When it comes to dental health, a lot has been said about inflammation and the importance of minimizing it: inflammation of the gums, or periodontitis, has been linked with systemic diseases, and ongoing research is finding more connections yearly.
But what is inflammation exactly?
Two sides of the same coin
There are two different types of inflammation commonly recognized by health professionals: acute inflammation and chronic inflammation.
Acute inflammation is the inflammation you see upon immediate injury, like spraining your ankle or cutting your leg while gardening. Acute inflammation is an intrinsic part of a healthy immune system. In fact, it’s the first step in healing in your body healing itself.
When the body responds to an injury via inflammation, it’s doing several jobs: cleaning the site of injury, fighting any bacterial invaders that could cause more trouble, and beginning the repair mechanisms necessary for healing. Most of this work is done by white blood cells, or WBCs—your body’s “first responders.”
Signs of inflammation
There are 4 cardinal signs of inflammation which were first noted back when Rome was still the center of the world, and thus they have Latin names: rubor, calor, tumor, and dolar. In English, these signs are redness, heat, swelling, and pain.
Redness occurs because there is an influx of blood to the site of injury. Blood carries oxygen, WBCs, platelets, and other critical components of healing.
Heat is caused by the increase in blood, but also because cellular activity near the injury has gone up significantly; the result of increased activity is increased heat.
Swelling (which has the unfortunate Latin name of “tumor”) happens when the capillaries and micro-vasculature around the site of injury becomes more porous in response to chemical signals. The fluid in the capillaries spills into the interstitial space, causing swelling.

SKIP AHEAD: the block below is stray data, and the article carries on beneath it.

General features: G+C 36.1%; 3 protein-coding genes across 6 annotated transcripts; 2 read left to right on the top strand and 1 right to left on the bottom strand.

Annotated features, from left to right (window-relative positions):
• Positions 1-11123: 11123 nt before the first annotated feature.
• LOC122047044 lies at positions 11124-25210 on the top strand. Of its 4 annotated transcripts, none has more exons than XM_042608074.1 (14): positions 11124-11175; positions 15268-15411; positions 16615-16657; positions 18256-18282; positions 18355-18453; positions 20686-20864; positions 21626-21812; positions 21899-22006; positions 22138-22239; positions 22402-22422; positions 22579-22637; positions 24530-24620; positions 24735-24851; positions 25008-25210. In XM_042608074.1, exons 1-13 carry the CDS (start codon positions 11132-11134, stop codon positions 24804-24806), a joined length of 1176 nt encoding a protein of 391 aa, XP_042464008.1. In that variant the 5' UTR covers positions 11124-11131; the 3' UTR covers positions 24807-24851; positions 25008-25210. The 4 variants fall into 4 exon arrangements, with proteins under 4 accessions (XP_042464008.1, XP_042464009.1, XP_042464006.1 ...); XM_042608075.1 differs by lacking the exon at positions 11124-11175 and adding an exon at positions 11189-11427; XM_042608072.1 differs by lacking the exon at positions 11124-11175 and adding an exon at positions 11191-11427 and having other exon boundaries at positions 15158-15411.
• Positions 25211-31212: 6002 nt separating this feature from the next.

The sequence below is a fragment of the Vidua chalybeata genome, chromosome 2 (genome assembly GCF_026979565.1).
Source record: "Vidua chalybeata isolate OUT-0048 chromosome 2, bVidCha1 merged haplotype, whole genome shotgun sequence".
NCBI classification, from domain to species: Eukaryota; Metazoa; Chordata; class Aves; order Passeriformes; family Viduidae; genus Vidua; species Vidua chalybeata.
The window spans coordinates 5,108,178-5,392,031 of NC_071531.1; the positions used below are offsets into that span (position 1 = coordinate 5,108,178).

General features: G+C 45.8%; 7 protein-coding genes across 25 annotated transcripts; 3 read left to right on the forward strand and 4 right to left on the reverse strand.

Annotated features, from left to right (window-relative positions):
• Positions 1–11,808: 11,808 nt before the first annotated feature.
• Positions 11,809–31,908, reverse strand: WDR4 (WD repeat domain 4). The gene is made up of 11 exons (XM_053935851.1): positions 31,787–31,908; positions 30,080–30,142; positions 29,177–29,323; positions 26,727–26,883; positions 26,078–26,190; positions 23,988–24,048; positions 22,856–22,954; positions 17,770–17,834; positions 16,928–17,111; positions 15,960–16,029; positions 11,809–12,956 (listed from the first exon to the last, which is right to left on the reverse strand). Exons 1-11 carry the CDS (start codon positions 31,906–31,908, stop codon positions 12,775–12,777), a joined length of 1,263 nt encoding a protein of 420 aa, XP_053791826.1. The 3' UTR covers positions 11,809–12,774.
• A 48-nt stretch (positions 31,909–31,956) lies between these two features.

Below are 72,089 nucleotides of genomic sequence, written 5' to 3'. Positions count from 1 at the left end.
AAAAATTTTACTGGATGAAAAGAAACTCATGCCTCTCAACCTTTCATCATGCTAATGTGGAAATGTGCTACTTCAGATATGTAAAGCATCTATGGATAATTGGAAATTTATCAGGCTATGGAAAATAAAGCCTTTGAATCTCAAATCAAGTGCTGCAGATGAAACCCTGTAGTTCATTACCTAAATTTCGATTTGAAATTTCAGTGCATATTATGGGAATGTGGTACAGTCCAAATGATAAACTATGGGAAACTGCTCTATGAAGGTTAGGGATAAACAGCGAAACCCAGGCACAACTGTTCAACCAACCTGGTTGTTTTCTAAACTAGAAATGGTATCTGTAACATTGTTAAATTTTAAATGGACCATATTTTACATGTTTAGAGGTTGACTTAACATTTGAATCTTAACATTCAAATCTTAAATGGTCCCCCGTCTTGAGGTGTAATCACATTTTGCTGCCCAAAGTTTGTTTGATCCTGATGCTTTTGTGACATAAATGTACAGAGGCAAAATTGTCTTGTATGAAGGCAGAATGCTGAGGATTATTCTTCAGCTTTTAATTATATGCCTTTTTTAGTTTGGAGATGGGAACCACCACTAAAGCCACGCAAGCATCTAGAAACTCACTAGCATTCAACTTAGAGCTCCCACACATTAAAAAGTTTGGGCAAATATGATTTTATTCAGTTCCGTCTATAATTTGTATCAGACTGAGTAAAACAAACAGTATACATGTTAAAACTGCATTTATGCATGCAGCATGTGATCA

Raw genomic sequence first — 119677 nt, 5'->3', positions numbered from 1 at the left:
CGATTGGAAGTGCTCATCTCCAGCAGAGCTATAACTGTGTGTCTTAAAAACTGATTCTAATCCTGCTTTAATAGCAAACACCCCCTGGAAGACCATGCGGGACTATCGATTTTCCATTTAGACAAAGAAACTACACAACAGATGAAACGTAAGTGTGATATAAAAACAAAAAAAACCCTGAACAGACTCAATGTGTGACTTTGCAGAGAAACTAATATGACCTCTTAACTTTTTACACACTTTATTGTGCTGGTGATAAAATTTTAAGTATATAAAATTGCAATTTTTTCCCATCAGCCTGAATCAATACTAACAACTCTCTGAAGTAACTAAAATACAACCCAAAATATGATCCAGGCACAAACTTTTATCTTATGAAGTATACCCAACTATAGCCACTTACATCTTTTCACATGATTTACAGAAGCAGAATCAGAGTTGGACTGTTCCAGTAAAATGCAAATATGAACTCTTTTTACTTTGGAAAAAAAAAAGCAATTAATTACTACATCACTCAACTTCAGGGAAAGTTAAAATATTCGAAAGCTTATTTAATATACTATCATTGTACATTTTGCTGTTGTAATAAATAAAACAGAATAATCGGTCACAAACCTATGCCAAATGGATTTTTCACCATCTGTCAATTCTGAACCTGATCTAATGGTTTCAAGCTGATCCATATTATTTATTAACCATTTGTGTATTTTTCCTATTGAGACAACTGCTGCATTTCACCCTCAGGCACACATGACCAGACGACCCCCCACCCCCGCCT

Pain is the body’s way of letting us know an injury has occurred and we need to do something about it. In inflammation, the neurons become especially sensitized and send pain signals up to the brain.
Chronic: a different story
So far, everything we’ve talked about has been about acute inflammation—which is a completely normal and healthy process. What health professionals worry about is chronic inflammation.
Chronic inflammation is characterized by extremely prolonged inflammation and simultaneous tissue break-up and rebuilding. Cytokines, chemical messengers that signal the inflammatory process in the body, circulate systemically.
These chemical messengers are very helpful in instances of acute inflammation; they bring more help to the area in need. In chronic inflammation, cytokine influence goes awry. For instance, they could increase the permeability not only of capillaries at the site of injury but any blood vessel at all. If the permeability of coronary arteries is increased, fatty plaques could be allowed in, leading to stenosis of the heart’s vessels.
When the gums are chronically inflamed, your Burlingame dentist isn’t only concerned about the redness, swelling, heat and pain your gums are probably experiencing—we’re worried about the effect that longterm inflammation can have on the rest of your body. As we’ve mentioned, the impact could be serious– from cardiac disease to dementia.
Preventative dental care stops your gums from contributing to chronic inflammation in the body. Oral hygiene—especially flossing—is the best way to keep your mouth and body healthy. Make an appointment with your Burlingame dentist today to learn more about how great dental health can keep the rest of you smiling!